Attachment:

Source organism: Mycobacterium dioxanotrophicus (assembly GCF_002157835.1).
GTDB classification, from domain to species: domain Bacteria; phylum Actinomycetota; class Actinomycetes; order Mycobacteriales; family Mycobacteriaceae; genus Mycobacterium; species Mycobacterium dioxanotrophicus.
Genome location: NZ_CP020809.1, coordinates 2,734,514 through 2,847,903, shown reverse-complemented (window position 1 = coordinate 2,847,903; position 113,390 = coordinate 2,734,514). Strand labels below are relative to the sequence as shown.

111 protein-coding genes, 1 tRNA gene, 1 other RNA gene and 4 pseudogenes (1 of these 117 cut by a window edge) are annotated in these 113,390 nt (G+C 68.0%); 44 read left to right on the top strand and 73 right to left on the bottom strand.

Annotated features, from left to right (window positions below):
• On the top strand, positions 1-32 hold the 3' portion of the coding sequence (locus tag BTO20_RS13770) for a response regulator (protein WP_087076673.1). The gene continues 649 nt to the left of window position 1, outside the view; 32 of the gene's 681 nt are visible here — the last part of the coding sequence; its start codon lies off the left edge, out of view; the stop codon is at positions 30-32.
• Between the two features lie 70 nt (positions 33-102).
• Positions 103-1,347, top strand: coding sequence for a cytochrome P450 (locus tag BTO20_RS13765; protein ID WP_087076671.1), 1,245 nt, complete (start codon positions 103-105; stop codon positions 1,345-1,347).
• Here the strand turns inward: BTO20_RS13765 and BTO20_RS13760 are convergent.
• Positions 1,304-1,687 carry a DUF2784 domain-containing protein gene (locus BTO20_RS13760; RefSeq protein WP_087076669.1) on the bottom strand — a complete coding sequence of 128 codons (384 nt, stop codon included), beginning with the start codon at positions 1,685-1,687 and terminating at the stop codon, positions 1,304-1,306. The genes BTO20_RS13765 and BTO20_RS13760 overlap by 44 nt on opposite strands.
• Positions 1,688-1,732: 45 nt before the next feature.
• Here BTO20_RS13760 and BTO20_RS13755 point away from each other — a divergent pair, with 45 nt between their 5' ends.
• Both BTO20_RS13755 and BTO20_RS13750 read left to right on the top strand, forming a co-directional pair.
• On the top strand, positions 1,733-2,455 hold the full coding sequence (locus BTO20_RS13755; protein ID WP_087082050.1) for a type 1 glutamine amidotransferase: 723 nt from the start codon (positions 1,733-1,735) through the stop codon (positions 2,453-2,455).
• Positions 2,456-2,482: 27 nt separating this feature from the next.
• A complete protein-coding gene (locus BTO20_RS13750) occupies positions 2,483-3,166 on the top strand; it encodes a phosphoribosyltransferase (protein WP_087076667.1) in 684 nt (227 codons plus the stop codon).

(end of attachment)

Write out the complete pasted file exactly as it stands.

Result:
Source organism: Mycobacterium dioxanotrophicus (assembly GCF_002157835.1).
GTDB classification, from domain to species: domain Bacteria; phylum Actinomycetota; class Actinomycetes; order Mycobacteriales; family Mycobacteriaceae; genus Mycobacterium; species Mycobacterium dioxanotrophicus.
Genome location: NZ_CP020809.1, coordinates 2,734,514 through 2,847,903, shown reverse-complemented (window position 1 = coordinate 2,847,903; position 113,390 = coordinate 2,734,514). Strand labels below are relative to the sequence as shown.

111 protein-coding genes, 1 tRNA gene, 1 other RNA gene and 4 pseudogenes (1 of these 117 cut by a window edge) are annotated in these 113,390 nt (G+C 68.0%); 44 read left to right on the top strand and 73 right to left on the bottom strand.

Annotated features, from left to right (window positions below):
• On the top strand, positions 1-32 hold the 3' portion of the coding sequence (locus tag BTO20_RS13770) for a response regulator (protein WP_087076673.1). The gene continues 649 nt to the left of window position 1, outside the view; 32 of the gene's 681 nt are visible here — the last part of the coding sequence; its start codon lies off the left edge, out of view; the stop codon is at positions 30-32.
• Between the two features lie 70 nt (positions 33-102).
• Positions 103-1,347, top strand: coding sequence for a cytochrome P450 (locus tag BTO20_RS13765; protein ID WP_087076671.1), 1,245 nt, complete (start codon positions 103-105; stop codon positions 1,345-1,347).
• Here the strand turns inward: BTO20_RS13765 and BTO20_RS13760 are convergent.
• Positions 1,304-1,687 carry a DUF2784 domain-containing protein gene (locus BTO20_RS13760; RefSeq protein WP_087076669.1) on the bottom strand — a complete coding sequence of 128 codons (384 nt, stop codon included), beginning with the start codon at positions 1,685-1,687 and terminating at the stop codon, positions 1,304-1,306. The genes BTO20_RS13765 and BTO20_RS13760 overlap by 44 nt on opposite strands.
• Positions 1,688-1,732: 45 nt before the next feature.
• Here BTO20_RS13760 and BTO20_RS13755 point away from each other — a divergent pair, with 45 nt between their 5' ends.
• Both BTO20_RS13755 and BTO20_RS13750 read left to right on the top strand, forming a co-directional pair.
• On the top strand, positions 1,733-2,455 hold the full coding sequence (locus BTO20_RS13755; protein ID WP_087082050.1) for a type 1 glutamine amidotransferase: 723 nt from the start codon (positions 1,733-1,735) through the stop codon (positions 2,453-2,455).
• Positions 2,456-2,482: 27 nt separating this feature from the next.
• A complete protein-coding gene (locus BTO20_RS13750) occupies positions 2,483-3,166 on the top strand; it encodes a phosphoribosyltransferase (protein WP_087076667.1) in 684 nt (227 codons plus the stop codon).